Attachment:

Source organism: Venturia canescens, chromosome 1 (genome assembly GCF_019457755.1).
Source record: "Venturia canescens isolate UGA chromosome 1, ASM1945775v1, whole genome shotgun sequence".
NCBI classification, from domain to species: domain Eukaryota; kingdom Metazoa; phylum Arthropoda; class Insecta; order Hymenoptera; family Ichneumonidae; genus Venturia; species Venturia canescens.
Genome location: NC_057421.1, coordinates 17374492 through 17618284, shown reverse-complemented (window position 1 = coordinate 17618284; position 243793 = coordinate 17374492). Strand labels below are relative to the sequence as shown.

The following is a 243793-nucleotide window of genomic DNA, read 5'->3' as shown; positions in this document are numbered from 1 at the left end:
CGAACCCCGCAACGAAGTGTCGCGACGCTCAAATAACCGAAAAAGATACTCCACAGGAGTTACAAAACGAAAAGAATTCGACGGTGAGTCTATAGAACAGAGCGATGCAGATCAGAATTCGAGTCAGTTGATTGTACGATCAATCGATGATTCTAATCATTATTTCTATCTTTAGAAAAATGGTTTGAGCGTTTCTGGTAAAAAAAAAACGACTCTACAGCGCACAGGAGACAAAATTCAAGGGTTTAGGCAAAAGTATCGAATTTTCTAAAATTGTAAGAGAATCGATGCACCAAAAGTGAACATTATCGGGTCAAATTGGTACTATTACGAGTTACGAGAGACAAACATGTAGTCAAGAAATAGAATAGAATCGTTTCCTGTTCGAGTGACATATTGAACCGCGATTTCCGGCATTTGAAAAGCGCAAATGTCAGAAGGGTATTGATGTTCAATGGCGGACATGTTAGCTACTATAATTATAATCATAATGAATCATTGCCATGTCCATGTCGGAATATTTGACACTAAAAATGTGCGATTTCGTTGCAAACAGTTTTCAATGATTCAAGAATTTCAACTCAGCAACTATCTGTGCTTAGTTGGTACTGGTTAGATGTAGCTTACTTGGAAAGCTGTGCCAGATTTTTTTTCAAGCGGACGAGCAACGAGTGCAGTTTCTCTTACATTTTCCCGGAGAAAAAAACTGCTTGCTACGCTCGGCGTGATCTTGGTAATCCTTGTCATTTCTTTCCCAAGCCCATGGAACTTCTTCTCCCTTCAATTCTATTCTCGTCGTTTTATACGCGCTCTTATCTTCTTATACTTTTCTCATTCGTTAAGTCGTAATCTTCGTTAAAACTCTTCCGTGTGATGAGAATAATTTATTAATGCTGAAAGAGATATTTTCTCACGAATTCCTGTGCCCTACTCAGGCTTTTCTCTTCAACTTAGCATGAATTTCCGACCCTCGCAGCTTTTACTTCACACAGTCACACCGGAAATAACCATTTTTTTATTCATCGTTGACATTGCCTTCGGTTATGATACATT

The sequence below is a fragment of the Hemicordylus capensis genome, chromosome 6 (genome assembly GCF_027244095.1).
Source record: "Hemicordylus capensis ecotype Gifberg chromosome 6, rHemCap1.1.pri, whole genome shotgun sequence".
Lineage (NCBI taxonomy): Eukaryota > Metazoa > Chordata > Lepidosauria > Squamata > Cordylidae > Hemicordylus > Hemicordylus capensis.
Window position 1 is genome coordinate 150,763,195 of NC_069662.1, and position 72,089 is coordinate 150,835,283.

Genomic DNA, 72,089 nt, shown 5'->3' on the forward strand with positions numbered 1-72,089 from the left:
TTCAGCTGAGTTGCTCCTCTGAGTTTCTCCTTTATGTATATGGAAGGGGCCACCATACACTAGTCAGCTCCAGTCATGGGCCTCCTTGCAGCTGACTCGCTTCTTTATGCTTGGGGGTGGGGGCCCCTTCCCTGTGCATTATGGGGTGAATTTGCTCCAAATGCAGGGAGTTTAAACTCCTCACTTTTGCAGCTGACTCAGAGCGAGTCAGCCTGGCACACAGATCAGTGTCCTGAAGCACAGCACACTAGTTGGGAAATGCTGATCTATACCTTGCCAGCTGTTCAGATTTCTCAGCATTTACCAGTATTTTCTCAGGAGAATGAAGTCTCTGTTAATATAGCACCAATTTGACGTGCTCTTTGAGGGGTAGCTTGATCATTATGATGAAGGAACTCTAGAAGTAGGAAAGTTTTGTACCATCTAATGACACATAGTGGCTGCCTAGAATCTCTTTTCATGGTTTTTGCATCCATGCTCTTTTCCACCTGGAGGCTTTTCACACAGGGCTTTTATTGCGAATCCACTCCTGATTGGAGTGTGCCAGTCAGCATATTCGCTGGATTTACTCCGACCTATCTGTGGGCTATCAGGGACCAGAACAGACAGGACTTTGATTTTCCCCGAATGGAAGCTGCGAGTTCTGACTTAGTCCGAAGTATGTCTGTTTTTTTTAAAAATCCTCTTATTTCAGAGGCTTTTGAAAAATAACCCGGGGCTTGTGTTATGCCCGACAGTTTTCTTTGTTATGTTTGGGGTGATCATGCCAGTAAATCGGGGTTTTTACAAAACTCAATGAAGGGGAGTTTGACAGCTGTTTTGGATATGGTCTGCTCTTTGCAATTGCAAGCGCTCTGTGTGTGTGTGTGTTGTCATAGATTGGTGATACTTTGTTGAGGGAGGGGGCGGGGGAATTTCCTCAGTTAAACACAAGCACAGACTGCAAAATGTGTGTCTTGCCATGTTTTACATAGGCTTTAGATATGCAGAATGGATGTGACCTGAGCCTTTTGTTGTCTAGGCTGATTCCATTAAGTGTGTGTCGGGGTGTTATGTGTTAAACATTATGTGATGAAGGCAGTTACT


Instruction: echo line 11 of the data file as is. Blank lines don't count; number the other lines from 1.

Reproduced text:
Genomic DNA, 72,089 nt, shown 5'->3' on the forward strand with positions numbered 1-72,089 from the left: